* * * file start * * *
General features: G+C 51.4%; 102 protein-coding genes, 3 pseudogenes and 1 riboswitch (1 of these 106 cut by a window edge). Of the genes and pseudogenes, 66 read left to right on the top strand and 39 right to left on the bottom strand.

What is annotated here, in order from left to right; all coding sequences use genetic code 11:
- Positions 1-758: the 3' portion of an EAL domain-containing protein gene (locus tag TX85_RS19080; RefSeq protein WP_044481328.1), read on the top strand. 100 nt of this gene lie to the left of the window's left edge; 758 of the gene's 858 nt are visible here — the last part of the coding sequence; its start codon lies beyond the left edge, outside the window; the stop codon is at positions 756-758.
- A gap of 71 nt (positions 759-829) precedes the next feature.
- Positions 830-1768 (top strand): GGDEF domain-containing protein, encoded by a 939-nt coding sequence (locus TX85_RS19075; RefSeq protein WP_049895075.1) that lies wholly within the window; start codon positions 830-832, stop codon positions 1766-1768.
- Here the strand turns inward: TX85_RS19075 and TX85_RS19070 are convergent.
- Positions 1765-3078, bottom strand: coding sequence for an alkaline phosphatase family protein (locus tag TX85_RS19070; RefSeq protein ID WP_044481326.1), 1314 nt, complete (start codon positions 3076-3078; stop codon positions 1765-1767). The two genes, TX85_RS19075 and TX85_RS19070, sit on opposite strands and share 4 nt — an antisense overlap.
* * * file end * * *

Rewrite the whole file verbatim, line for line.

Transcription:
General features: G+C 51.4%; 102 protein-coding genes, 3 pseudogenes and 1 riboswitch (1 of these 106 cut by a window edge). Of the genes and pseudogenes, 66 read left to right on the top strand and 39 right to left on the bottom strand.

What is annotated here, in order from left to right; all coding sequences use genetic code 11:
- Positions 1-758: the 3' portion of an EAL domain-containing protein gene (locus tag TX85_RS19080; RefSeq protein WP_044481328.1), read on the top strand. 100 nt of this gene lie to the left of the window's left edge; 758 of the gene's 858 nt are visible here — the last part of the coding sequence; its start codon lies beyond the left edge, outside the window; the stop codon is at positions 756-758.
- A gap of 71 nt (positions 759-829) precedes the next feature.
- Positions 830-1768 (top strand): GGDEF domain-containing protein, encoded by a 939-nt coding sequence (locus TX85_RS19075; RefSeq protein WP_049895075.1) that lies wholly within the window; start codon positions 830-832, stop codon positions 1766-1768.
- Here the strand turns inward: TX85_RS19075 and TX85_RS19070 are convergent.
- Positions 1765-3078, bottom strand: coding sequence for an alkaline phosphatase family protein (locus tag TX85_RS19070; RefSeq protein ID WP_044481326.1), 1314 nt, complete (start codon positions 3076-3078; stop codon positions 1765-1767). The two genes, TX85_RS19075 and TX85_RS19070, sit on opposite strands and share 4 nt — an antisense overlap.